Ketanji Brown Jackson on the Rights of Criminal Defendants and Prisoners

| Reproaction

By: Audrey Gow

President Joe Biden’s U.S. Supreme Court nominee, Judge Ketanji Brown Jackson, when confirmed, will be the first U.S. Supreme Court Justice with a public defender background, bringing a necessary but often absent perspective amidst the overrepresentation of prosecutors on federal benches. [1] Her experience representing criminal defendants demonstrates her commitment to a fair judicial process that is mindful of defendants’ and incarcerated peoples’ rights.

During her time as a public defender, she helped file habeas corpus litigation for individuals detained without charges at Guantánamo Bay to determine if her clients’ imprisonments were lawful. [2] She later submitted amicus briefs on behalf of two organizations challenging George W. Bush-era detention policies that override individuals’ protected rights. She clearly prioritizes the necessity of a fair trial and individual liberty, having stated that she puts aside her personal beliefs about the clients she represents to, “investigate […] thoroughly and […] protect the rights of the accused.” [3]

Not only does Judge Jackson have a history of recognizing the humanity of defendants and incarcerated people, but she is also keenly aware of how the criminal justice system impacts communities of color. As the vice chairman of the U.S. Sentencing Commission, Judge Jackson reduced prison sentences for individuals unfairly convicted under the Anti-Drug Abuse Act of 1986, which was codified at the height of the racist “war on drugs.” [4] Up until the passage of the Fair Sentencing Act in 2010, people were often charged with much longer sentences for possessing the same amount of crack cocaine as powder cocaine, which led to a disproportionate increase in incarceration of Black and brown individuals for drug possession as opposed to their white counterparts — injustices which have had and will continue to have reverberating effects for generations. [5]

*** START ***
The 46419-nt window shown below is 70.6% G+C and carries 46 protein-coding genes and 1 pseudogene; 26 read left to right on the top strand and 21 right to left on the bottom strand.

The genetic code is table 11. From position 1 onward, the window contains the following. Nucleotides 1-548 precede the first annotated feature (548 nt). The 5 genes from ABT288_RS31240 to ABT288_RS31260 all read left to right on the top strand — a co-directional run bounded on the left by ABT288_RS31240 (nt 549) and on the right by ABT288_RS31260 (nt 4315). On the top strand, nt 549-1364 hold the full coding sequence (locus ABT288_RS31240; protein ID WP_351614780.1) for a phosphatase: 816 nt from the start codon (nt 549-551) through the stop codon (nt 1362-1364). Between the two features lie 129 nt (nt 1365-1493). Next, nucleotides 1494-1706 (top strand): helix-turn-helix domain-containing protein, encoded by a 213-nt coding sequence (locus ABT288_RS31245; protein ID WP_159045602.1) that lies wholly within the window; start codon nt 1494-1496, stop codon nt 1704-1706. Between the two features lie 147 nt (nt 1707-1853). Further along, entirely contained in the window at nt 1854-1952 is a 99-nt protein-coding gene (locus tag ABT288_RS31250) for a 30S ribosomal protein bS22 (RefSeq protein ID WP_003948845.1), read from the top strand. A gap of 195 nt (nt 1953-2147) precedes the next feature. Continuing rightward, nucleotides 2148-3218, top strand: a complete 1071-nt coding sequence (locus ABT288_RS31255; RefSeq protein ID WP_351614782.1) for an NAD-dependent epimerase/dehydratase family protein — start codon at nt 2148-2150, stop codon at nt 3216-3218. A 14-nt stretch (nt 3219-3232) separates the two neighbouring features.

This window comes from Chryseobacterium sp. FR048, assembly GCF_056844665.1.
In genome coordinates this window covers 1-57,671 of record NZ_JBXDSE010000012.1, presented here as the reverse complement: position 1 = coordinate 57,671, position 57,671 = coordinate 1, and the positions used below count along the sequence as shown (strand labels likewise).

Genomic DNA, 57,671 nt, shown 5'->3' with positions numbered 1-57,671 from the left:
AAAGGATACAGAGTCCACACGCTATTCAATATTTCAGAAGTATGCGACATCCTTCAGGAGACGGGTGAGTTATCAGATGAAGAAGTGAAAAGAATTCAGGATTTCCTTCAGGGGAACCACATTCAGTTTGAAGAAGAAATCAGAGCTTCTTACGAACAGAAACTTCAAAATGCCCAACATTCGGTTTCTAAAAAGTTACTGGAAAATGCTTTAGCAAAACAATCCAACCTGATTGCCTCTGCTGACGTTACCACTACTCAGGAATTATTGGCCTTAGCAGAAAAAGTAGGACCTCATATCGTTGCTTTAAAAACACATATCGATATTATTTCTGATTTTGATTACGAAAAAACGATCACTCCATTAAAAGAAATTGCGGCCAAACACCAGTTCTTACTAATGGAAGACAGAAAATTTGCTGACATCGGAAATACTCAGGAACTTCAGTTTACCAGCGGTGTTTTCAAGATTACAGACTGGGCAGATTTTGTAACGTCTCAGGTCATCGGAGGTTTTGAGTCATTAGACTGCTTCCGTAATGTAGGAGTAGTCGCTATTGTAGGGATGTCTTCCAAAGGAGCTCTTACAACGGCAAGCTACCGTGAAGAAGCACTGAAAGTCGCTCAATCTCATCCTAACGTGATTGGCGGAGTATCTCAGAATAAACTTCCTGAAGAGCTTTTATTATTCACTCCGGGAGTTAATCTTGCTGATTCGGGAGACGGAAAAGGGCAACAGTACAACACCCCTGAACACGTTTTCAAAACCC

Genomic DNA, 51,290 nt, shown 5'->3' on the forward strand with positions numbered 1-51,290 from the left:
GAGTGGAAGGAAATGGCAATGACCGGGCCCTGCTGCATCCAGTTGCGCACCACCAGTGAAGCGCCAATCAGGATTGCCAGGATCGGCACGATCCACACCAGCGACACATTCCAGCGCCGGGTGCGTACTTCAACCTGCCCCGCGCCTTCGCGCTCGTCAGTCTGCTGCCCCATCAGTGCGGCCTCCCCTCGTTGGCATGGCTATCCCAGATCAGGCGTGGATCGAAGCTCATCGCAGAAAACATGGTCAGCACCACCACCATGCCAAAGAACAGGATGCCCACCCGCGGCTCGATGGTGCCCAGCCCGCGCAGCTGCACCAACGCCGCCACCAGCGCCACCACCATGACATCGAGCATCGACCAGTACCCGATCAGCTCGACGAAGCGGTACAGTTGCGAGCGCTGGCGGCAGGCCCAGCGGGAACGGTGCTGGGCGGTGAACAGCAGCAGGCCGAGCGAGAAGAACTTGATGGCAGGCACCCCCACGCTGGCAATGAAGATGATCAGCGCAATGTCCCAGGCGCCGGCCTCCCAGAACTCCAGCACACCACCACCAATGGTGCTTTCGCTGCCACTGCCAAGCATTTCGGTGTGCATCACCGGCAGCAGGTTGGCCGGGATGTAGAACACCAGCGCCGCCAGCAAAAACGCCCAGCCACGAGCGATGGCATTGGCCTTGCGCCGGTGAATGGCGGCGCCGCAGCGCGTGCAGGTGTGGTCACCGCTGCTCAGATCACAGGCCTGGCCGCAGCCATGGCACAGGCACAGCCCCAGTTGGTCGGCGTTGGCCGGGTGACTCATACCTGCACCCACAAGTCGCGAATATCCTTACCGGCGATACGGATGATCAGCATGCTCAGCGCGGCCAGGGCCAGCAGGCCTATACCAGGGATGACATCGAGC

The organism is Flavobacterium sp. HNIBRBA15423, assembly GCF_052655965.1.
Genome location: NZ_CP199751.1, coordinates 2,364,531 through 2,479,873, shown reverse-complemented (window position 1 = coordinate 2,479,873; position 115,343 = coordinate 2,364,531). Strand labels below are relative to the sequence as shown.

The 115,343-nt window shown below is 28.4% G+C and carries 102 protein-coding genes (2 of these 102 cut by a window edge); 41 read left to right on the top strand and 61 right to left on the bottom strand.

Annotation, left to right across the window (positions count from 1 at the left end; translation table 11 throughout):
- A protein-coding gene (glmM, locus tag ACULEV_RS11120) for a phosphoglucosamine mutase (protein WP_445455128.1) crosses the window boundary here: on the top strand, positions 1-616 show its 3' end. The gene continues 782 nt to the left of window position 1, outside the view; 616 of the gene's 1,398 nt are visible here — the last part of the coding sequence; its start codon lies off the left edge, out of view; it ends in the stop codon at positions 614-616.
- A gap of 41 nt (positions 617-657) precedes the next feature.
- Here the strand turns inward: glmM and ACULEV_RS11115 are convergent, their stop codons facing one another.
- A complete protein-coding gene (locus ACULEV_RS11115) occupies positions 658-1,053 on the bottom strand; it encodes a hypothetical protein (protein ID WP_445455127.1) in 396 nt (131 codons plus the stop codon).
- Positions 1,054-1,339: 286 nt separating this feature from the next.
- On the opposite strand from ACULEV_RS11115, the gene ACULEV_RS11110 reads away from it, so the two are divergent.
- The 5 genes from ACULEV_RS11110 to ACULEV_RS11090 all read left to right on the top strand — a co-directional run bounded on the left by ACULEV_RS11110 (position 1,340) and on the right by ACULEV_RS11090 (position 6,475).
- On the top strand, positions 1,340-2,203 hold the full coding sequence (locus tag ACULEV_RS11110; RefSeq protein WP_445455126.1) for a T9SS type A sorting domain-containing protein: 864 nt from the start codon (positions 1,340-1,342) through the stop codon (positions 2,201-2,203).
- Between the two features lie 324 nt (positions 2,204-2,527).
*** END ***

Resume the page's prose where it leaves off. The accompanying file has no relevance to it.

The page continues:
Judge Ketanji Brown Jackson’s record of fairly reviewing the rights of those often forgotten – namely people in prison and detention facilities – is a needed addition because the U.S. Supreme Court consistently reviews federal sentencing policies, criminal defendants’ rights, and retroactive rulings. Her respect for people’s rights is reflected by the words of her former supervisor, federal public defender A.J. Kramer, who states that Judge Jackson pursued public defense to, “help people who came from very unfortunate backgrounds” and “work with human beings involved in the system.” [3] Judge Ketanji Brown Jackson’s centering of incarcerated people’s humanity and dedication to equitably reviewing the treatment of criminal defendants and those imprisoned will advance reproductive justice by challenging legal attempts to degrade human rights. She will be an asset to the highest court as she has been to the federal court system, restoring humanity and approaching more just outcomes for the accused.


Stay Connected

Support The Cause

donate now

Take Action

Find a campaign and take action now